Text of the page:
23 April 2010

New Zealand C-130 Upgrade in Jeopardy

23 April 2010

RNZAF's C-130 Hercules (photo : chris)

WELLINGTON - Doubts about completing the life extension project (LEP) for the Royal New Zealand Air Force's five C-130H Hercules have arisen with subcontractor Safe Air saying it no longer wishes to do the work.

The Blenheim-based company was scheduled to conduct the LEP on three Hercules after the first two had been modified by L-3 in Texas, but software problems have delayed the project by two years, leading to 92 job losses being announced by Safe Air, a subsidiary of Air New Zealand.

Defence Minister Wayne Mapp told Radio New Zealand on April 21 that the government was considering taking a stake in Safe Air to ensure the Hercules work is completed. However, this would effectively make the New Zealand government a subcontractor to L-3.

Mapp later stressed that the focus was on completing the 226 million New Zealand dollar ($160.7 million) Hercules project.

Des Ashton, deputy secretary of defense (acquisitions), told Defense News that a number of options were being looked at. "One of those includes the process that the minister referred to earlier," he said.

"It is desirable that the work is done in Blenheim on those three aircraft; a lot of preparatory work has been done, both to facilities and the people and the kits are all physically down there. So the best outcome would be for the work to be done at Safe Air's facility," Ashton said.

The kit includes fasteners, wiring looms, wire for the looms not yet made, jigs, fixtures, tools, drawings, planning information and other prerequisites.

"There is a [C-130H] Hercules at Safe Air at the moment. It is one of the two aircraft already modified [by L-3] and it is having some calendar-based servicing and the self-protection system installed," he said.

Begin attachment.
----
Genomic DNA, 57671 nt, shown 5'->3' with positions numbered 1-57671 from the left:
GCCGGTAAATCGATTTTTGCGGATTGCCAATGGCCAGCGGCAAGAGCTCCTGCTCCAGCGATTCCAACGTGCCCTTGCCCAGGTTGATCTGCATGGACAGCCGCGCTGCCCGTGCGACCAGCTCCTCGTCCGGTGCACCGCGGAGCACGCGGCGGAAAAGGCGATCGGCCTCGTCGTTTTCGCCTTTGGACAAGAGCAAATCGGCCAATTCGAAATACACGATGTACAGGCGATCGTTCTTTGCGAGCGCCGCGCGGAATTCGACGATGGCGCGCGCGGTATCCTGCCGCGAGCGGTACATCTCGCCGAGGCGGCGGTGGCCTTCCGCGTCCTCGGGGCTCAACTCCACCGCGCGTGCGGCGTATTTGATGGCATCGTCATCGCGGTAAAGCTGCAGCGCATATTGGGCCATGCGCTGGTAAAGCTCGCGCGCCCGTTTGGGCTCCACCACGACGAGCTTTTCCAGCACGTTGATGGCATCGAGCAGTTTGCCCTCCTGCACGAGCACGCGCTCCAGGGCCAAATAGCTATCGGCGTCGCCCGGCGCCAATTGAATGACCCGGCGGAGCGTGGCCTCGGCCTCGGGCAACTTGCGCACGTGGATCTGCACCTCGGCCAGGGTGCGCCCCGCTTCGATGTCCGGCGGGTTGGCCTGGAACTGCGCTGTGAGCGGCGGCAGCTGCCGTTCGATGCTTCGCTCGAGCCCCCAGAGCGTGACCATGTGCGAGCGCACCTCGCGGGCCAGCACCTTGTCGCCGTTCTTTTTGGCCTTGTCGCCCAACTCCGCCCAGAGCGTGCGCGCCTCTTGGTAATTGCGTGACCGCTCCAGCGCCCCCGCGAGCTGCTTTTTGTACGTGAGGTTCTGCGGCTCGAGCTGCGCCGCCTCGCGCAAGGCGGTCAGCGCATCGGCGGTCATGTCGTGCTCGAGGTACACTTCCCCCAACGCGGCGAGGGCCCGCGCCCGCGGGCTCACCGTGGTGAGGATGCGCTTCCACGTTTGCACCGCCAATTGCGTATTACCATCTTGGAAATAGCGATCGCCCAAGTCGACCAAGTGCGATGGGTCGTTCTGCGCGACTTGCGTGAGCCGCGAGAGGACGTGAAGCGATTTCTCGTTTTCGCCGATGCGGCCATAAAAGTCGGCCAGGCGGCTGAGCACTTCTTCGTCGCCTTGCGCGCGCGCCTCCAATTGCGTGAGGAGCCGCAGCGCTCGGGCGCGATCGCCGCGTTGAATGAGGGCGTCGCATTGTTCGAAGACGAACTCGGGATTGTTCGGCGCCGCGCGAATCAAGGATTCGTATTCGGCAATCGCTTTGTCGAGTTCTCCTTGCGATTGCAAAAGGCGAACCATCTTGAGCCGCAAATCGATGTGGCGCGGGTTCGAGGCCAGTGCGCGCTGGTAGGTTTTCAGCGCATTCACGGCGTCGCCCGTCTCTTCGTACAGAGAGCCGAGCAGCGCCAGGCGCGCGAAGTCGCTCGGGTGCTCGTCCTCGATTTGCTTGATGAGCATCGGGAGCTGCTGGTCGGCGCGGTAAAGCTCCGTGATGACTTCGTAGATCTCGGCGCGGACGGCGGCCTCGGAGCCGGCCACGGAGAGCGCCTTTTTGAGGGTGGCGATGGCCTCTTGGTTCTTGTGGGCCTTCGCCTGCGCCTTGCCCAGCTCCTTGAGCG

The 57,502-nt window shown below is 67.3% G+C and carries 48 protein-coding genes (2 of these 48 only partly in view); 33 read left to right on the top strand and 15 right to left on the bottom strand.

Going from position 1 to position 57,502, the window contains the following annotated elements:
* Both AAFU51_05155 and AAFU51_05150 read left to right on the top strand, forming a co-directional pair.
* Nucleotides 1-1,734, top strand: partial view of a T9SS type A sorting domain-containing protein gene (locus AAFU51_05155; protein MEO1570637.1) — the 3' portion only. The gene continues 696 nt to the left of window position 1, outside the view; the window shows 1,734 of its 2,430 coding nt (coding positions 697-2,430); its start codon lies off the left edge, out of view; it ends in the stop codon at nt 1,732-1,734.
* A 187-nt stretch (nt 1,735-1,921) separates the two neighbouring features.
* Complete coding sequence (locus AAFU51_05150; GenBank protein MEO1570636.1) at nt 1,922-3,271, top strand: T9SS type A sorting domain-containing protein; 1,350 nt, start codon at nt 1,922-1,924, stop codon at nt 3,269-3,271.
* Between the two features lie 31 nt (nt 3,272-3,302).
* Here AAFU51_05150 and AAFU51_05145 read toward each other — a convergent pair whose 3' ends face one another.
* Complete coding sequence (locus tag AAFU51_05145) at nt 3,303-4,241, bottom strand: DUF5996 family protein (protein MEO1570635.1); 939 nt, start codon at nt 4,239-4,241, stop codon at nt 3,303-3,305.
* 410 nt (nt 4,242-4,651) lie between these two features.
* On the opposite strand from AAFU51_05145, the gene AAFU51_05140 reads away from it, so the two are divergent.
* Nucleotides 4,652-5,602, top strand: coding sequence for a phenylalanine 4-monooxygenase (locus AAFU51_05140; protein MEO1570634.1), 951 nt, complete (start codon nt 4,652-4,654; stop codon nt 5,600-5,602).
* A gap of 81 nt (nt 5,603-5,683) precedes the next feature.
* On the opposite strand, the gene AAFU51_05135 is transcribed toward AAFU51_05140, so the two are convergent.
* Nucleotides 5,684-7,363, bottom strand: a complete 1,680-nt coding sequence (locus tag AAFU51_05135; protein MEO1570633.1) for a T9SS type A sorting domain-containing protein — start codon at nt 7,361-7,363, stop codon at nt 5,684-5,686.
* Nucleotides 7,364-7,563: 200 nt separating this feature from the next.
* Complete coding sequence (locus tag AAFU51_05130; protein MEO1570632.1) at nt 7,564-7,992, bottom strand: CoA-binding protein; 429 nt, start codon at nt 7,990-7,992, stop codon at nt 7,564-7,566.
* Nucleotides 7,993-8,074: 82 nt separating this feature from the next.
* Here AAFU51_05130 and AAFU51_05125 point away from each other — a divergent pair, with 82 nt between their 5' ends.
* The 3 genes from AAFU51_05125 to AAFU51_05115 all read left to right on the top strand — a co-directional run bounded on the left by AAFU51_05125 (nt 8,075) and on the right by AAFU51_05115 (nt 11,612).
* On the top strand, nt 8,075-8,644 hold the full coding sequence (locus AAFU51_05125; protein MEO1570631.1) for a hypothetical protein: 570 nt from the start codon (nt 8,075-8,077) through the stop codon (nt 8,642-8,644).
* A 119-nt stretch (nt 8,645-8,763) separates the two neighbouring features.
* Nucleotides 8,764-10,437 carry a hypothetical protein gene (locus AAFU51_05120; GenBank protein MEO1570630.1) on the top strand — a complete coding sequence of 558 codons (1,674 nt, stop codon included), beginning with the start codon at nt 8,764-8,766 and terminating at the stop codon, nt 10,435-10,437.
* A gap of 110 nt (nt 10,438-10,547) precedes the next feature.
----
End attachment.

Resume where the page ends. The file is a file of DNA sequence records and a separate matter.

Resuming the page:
The latter is not part of the life extension project but is being carried out on all five Hercules at the same time as the LEP.

"Once the current work is complete on this aircraft at Blenheim, the latest version of the flight management system and autopilot software will be loaded. At this stage, the intention is to load that [software] first on the aircraft that is over in Waco, Texas, and once it is proven it can go straight into the Hercules at Blenheim as well," Ashton said.

Safe Air is already a subcontractor on the 352 million New Zealand dollar project to upgrade the Air Force's six P-3K Orions to P-3K2 status. The first production aircraft has been with Safe Air since last August. Ashton said the prototype Orion, also in Texas, has not yet completed acceptance tests.

"L-3 continues to work on the P-3, but we have to wait until the flight testing program at Greenville, Texas, substantiates such details as the exact position of antennas and similar details before completing the final installation on the second aircraft. In short, the P-3 work is going ahead as originally advertised, though later than originally intended."

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